Very helpful advice on making calcium a staple in your little one’s diet –

Milk and other calcium-rich foods have always been a must-have in kids’ diets. After all, calcium is a key building block for strong, healthy bones. But most kids ages 9 to 18 don’t get the recommended 1,300 milligrams of calcium per day.

That’s not surprising when you consider that many kids now drink more soda than milk, which is one of the best sources of calcium. And teens who smoke or drink soda, caffeinated beverages, or alcohol may get even less calcium because those substances interfere with the way the body absorbs and uses calcium.

But at every age, from infancy to adolescence, calcium is one nutrient that kids simply can’t afford to skip.

What Calcium Does

During childhood and adolescence, the body uses the mineral calcium to build strong bones — a process that’s all but complete by the end of the teen years. Bone calcium begins to decrease in young adulthood and progressive loss of bone occurs as we age, particularly in women.

Teens, especially girls, whose diets don’t provide the nutrients to build bones to their maximum potential are at greater risk of developing the bone disease osteoporosis, which increases the risk of fractures from weakened bones.

Younger kids and babies with little calcium and vitamin D intake (which aids in calcium absorption) are at increased risk for rickets. Rickets is a bone-softening disease that causes severe bowing of the legs, poor growth, and sometimes muscle pain and weakness.

Calcium plays an important role in muscle contraction, transmitting messages through the nerves, and the release of hormones. If blood calcium levels are low (due to poor calcium intake), calcium is taken from the bones to ensure normal cell function.

When kids get enough calcium and physical activity during childhood and the teen years, they can start out their adult lives with the strongest bones possible. For optimal bone health, the Institute of Medicine (IOM) recommends:

1 to 3 years old — 700 milligrams of calcium daily

4 to 8 years old — 1000 milligrams

9 to 18 years old — 1,300 milligrams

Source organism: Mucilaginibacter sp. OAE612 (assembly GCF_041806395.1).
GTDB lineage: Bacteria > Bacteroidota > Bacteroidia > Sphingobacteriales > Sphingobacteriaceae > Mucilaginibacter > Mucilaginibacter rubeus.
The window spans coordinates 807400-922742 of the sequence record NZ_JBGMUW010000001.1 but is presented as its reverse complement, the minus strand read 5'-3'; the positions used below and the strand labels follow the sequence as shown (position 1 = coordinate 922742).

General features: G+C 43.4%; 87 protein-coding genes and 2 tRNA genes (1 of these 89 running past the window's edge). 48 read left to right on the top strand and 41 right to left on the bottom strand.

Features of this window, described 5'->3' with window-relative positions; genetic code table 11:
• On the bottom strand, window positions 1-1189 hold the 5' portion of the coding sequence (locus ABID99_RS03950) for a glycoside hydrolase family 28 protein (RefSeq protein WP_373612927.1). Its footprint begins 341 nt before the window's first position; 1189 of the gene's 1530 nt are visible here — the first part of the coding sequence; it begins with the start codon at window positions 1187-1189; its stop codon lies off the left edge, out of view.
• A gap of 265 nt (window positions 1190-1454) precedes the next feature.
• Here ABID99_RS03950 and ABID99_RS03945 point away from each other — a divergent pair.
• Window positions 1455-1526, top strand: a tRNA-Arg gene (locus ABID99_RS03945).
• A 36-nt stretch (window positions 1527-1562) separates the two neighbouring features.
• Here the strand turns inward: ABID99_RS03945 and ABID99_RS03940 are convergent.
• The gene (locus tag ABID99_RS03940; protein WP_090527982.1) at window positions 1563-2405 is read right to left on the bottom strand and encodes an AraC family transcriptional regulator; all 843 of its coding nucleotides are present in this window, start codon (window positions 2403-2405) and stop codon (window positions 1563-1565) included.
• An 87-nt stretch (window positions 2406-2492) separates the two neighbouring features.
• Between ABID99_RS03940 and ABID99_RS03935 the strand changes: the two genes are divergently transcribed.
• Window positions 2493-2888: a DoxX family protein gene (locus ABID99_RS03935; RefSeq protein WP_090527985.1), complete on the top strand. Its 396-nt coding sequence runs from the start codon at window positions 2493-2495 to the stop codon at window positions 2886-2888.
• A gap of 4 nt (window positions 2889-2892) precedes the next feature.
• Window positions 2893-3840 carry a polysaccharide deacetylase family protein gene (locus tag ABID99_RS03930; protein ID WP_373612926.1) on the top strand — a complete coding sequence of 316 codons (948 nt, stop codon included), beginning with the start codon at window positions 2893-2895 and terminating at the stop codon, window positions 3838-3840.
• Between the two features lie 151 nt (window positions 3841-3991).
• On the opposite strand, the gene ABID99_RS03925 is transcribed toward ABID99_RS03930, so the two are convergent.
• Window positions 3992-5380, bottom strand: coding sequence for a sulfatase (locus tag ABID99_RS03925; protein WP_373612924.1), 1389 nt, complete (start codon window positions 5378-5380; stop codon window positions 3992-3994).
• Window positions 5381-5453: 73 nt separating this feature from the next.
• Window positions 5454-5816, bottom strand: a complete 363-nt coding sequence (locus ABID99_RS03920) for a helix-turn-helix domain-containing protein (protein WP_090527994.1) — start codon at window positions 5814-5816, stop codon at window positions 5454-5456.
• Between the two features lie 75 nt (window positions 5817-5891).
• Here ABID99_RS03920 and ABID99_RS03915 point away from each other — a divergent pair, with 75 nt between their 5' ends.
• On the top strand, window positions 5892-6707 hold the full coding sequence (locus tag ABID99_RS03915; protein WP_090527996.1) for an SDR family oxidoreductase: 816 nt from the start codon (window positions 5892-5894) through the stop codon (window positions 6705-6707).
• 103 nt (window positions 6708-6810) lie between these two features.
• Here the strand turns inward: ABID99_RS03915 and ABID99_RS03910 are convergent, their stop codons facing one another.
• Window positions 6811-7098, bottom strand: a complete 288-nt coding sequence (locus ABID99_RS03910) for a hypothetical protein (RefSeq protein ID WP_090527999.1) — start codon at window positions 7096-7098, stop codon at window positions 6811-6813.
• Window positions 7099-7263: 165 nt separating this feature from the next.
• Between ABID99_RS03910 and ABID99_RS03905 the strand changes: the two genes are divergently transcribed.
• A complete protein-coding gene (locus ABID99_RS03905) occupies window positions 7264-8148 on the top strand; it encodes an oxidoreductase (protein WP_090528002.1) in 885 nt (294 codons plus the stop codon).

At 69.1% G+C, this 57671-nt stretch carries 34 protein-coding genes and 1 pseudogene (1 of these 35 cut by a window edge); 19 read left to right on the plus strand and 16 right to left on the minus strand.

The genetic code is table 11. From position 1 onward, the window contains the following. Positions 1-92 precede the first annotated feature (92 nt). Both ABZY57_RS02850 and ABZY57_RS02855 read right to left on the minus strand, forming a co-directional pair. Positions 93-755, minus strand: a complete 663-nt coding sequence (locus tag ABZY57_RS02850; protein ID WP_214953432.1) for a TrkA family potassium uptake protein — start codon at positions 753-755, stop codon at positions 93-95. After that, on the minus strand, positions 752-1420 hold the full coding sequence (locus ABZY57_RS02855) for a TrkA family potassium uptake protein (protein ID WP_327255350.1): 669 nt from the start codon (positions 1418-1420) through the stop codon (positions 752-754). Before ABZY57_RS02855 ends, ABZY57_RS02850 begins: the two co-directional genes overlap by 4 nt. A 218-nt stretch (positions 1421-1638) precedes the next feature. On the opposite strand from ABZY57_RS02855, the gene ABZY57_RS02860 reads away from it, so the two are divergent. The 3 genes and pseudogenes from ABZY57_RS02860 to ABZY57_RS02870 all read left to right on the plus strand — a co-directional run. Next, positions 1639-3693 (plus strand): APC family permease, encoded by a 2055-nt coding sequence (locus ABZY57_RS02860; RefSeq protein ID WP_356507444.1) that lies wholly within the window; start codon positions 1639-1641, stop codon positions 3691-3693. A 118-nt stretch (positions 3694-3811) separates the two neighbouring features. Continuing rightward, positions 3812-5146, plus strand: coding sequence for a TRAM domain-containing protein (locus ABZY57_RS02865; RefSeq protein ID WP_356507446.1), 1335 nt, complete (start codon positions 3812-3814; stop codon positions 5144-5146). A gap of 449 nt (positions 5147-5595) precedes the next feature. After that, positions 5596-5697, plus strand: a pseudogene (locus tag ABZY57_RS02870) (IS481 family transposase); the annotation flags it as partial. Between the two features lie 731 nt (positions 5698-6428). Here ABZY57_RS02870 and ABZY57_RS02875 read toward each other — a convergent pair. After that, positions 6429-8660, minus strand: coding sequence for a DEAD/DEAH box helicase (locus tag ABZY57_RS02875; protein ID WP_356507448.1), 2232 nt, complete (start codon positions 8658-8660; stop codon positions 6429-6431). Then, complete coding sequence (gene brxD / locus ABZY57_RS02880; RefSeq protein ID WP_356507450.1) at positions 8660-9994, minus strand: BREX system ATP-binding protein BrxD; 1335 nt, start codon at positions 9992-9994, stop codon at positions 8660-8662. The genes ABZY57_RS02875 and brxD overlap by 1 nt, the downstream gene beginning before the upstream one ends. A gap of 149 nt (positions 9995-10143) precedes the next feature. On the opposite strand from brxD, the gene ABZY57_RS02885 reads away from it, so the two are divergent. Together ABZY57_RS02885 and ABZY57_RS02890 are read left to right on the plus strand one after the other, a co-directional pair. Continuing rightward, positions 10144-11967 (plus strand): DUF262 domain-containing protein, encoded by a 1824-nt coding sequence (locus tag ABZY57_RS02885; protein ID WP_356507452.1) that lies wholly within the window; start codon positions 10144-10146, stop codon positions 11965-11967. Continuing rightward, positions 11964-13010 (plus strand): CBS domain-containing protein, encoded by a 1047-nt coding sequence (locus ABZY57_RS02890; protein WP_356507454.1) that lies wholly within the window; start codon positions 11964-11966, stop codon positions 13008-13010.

Getting enough calcium is just part of the equation. Kids from 1 to 18 years old also should get 600 IU of vitamin D daily. If you don’t think your kids are getting the nutrients needed, talk to your doctor about modifying their diet or using vitamin supplements.

Good Sources of Calcium

Of course, milk and other dairy products are good sources of calcium, and most contain added vitamin D, which is also important for bone health.

But don’t overlook the many other healthy calcium-fortified foods, including orange juice, soy products, and bread. Here are some dairy and nondairy products that provide quite a bit of this vital nutrient:

Serving Size Food or Beverage Calcium

8 ounces (237 milliliters) milk 300 milligrams

8 ounces (237 milliliters) calcium-fortified orange juice 300 milligrams

2 ounces (57 grams) American cheese 300 milligrams

1½ ounces (43 grams) cheddar cheese 300 milligrams

4 ounces (113 grams) tofu fortified with calcium 260 milligrams

6 ounces (177 milliliters) yogurt 225 milligrams

½ cup (118 milliliters) collard greens

(cooked from frozen) 178 milligrams

4 ounces (113 grams) ice cream, soft serve 120 milligrams

½ cup (118 milliliters) white beans 110 milligrams

1 ounce (28 grams) almonds 80 milligrams

½ cup (118 milliliters) bok choy 80 milligrams

½ cup (118 milliliters) rhubarb, cooked 75 milligrams

4 ounces (113 grams) cottage cheese 70 milligrams

½ cup (118 milliliters) red beans 40 milligrams

½ cup (118 milliliters) broccoli, cooked 35 milligrams

Click Calcium and Your Child to read the full article.